Wednesday, December 29, 2010

Changing the Expression of Christianity in a Generation by David VanCronkhite

The Inevitability of Change
Changing the Expression of Christianity in a Generation

Can the expression of Christianity be changed in a generation? History says, "Absolutely."

You can trace Christianity from its first days and discover how it has re-invented itself in each generation to express systematic concerns over particular issues of culture. Every generation produces leaders who think they understand their day and respond as they believe God would -- some of it good, some of it bad, some very bad.

We don't have to go back to the Crusades, or the Reformation, or the ongoing brutal wars between Christian factions and denominations to see the ability to change Christianity's face, heart and values. Yet there was once a time when being Christian meant a simple understanding that Jesus' purpose on earth was to proclaim the kingdom of God now at hand; when Christian meant the reality of a kingdom totally supernatural, spiritual, of another realm; unseen but known; now but not yet; practical but mysterious.

There was a time...

There was a time when followers of Jesus were known by his model and declaration of "I do only what I see the Father doing." Jesus knew the Father and he knew what pleased the Father because he had ultimate illumination as to the DNA of his Father. Not so long ago people looked for this supernatural experience of being born from above (receiving the DNA of God) in order to enter this supernatural kingdom instead of looking for an escape from hell with a "pray the prayer" mentality.

And there was a time when followers of Jesus knew without a shadow of unbelief that the kingdom of God was, first and foremost, about love, agape, and anything done without agape was absolutely worthless.

We have just now ended a generation that witnessed a few men changing the expression of Christianity in much the same way a movie changed how a generation perceived the ocean and sharks. (Remember Jaws?) These men were and are (some still living) good people. They believed and took action. They laid a new foundation, a new understanding, and a new model for Christianity that famously became known as the Moral Majority.

A negatively charged Christianity

But this movement, with all its good, in the end so negatively charged Christianity that we who are called Christians, and particularly American evangelical Christians, are more known around the world today for our hate and judgment than our love; more for our desire to be moral than our desire to love our neighbor; more for our desire to build buildings where people can be indoctrinated in our manifestos rather than to cross the street to meet and care for our neighbor.

We have developed a litmus test as to whether one is really a Christian and accepted and used by God based upon adherence to doctrine. Many could rightly conclude that success in our faith is measured by the outward expressions of life, not the inward change of heart and of our becoming like our God who is still (He never changes!) compassionate, gracious, slow to anger, merciful, truth, covenantal faithful and forgiving.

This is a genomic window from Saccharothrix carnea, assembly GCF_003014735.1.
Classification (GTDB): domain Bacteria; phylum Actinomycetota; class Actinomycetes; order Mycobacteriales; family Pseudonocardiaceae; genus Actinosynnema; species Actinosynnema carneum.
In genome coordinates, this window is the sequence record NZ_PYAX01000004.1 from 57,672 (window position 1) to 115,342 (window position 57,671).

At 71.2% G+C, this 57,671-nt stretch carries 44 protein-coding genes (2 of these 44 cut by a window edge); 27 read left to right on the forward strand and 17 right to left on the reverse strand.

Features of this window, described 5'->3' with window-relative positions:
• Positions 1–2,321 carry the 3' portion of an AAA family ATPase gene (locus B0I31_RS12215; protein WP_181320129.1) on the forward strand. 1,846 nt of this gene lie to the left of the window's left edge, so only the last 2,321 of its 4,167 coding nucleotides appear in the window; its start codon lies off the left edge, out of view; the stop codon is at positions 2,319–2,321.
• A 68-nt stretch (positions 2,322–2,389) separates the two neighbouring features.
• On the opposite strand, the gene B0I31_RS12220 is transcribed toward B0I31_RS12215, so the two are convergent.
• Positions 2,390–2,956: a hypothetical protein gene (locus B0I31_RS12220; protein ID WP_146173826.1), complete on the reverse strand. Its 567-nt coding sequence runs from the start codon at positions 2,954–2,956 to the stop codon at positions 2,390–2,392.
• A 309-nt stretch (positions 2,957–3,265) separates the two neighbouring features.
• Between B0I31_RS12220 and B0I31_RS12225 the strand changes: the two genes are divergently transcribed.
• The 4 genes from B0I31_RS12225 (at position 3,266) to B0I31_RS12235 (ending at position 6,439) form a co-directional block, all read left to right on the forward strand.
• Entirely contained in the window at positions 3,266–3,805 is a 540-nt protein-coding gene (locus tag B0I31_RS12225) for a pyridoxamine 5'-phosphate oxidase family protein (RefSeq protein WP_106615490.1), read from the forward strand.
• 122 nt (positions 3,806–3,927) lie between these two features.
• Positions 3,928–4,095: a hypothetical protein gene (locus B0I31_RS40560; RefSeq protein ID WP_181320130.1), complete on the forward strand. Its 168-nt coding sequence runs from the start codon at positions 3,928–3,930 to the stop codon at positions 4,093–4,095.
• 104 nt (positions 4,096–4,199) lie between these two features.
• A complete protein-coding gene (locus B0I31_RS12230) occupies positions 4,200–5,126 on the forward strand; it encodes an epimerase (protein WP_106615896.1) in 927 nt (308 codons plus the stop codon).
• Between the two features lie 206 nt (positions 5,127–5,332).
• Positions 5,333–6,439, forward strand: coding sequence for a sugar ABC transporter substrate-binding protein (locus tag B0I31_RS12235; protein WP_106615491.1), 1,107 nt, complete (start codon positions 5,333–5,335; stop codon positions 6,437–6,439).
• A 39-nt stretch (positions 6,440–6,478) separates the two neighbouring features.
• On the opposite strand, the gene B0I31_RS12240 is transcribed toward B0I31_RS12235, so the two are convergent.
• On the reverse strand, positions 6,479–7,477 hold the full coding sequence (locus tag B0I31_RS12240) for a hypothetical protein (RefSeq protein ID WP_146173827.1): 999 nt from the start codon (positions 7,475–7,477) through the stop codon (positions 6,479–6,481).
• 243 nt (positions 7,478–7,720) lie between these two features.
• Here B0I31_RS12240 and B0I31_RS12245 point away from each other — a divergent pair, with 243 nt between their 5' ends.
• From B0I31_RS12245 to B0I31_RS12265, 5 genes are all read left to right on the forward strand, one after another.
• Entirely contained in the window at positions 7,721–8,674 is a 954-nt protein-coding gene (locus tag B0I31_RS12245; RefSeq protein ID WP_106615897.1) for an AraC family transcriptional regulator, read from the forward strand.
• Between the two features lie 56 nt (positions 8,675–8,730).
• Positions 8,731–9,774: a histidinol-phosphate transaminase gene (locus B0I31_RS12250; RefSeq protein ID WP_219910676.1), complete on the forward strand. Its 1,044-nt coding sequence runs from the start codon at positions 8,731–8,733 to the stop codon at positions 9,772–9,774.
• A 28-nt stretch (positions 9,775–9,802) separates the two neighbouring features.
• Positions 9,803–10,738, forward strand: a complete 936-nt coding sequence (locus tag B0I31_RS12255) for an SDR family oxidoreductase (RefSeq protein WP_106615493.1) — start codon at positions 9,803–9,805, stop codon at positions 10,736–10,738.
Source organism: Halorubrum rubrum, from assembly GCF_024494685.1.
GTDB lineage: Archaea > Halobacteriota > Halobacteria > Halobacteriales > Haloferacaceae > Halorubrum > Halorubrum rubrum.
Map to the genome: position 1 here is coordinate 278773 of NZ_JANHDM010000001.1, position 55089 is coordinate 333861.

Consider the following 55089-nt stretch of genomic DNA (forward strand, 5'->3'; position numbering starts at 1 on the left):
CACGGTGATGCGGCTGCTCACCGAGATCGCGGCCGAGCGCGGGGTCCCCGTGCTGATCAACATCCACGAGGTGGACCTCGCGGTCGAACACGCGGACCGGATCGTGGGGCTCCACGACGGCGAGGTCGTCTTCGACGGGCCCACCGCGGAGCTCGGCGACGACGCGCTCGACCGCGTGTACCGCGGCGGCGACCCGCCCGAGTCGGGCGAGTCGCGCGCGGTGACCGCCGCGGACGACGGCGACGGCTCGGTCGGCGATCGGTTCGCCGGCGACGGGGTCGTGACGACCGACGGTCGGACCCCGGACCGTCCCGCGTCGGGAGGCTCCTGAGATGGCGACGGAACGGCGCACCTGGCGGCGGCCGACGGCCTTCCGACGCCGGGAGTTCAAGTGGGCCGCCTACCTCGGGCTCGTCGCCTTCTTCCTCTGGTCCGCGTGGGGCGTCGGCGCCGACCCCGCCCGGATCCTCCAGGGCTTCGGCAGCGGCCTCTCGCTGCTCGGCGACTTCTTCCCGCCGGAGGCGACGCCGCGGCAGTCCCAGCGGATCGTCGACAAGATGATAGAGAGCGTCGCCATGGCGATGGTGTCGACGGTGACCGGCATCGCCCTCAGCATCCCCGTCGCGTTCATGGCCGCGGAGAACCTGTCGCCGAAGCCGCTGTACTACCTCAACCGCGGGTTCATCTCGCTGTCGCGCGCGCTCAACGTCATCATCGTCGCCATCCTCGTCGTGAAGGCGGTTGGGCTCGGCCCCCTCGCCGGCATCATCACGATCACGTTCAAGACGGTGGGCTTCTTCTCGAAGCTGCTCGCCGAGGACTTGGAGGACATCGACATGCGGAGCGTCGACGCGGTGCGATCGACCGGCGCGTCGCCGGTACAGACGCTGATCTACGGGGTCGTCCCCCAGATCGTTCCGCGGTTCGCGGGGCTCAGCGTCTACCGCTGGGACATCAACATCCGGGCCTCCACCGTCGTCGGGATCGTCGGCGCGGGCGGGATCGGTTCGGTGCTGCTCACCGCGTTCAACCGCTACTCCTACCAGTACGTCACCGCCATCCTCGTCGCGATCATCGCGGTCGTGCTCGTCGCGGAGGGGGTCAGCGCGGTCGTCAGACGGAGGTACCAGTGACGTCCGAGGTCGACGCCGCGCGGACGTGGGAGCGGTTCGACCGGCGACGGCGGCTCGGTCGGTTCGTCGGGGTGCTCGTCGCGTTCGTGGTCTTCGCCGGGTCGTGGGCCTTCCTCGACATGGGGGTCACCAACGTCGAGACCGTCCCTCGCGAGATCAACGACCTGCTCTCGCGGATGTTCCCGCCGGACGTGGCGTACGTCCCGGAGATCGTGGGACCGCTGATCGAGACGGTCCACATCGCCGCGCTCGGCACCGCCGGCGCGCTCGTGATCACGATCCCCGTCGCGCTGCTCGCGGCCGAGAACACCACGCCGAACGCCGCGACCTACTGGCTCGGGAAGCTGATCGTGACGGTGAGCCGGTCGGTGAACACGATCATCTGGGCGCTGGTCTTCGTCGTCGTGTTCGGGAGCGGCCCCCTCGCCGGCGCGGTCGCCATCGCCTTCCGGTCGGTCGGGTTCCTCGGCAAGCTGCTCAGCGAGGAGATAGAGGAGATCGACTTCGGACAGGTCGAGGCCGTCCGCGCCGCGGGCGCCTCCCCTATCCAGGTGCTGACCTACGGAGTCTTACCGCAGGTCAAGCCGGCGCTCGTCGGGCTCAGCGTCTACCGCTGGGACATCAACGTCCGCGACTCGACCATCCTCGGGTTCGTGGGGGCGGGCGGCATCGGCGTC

Our (baby boomer) generation even saw the definition of sin changed and, therefore, at a greater cost, the understanding of grace and the need for grace. Sin became synonymous primarily with morality and things like drinking and smoking.  In a single generation we have convinced those who desire to follow Jesus that he is more interested in whether they drink wine than whether they're compassionate and gracious to their neighbor; more interested in sexual activity than whether they are forgiving to those who hurt them. The heart issue of Christianity has taken such a backseat to the moral issues of our culture that more and more of those who have met the Father prefer to be identified as "a follower of Christ" instead of a "Christian."

On a new journey to find Jesus

The Bible tells the story of Mary Magdalene going to the tomb to look for the crucified Jesus who is no longer there. She tells Jesus, whom she mistakes for the gardener, "They have taken away my Lord and I don't know where they have put him."

As we move into 2011, we are again looking for where they have taken our Lord, our Jesus, the King of the Kingdom of God, the Eternal Seed, the One who offers freedom from all the systems of man, all the kingdoms of the world; the one who said of David, the King, the adulterer and murderer, "He is a man after my own heart" even though he sorely failed most of today's litmus test.

Change is inevitable. People have grown weary of the judgments of man and are worn out trying to walk under the yokes of self-righteous moralists. The people of God are once again on a journey, as was Mary, to find Jesus. He will be re-resurrected in all his glory, to the great surprise of those who have stolen him and his "I give you a new commandment: love your neighbor." He demonstrated the will of the Father in his everyday life, hanging with sinners, the hated of society, the prisoners of the systems, the discarded, the discouraged, the lonely, those who could not find any identity or worth in the religious, commercial, or political market places of man.

Can we dare believe it can happen again? Can we find and re-center on a God who so loves all and a Son who simply wants to introduce us to his Father and the Kingdom he chose to confer on us? Can 2011 be that year? I believe so.

So, come Holy Spirit! More, Lord!

David VanCronkhite   Contact David

No comments:

Post a Comment

Please click Follow above to follow blog

Note: Only a member of this blog may post a comment.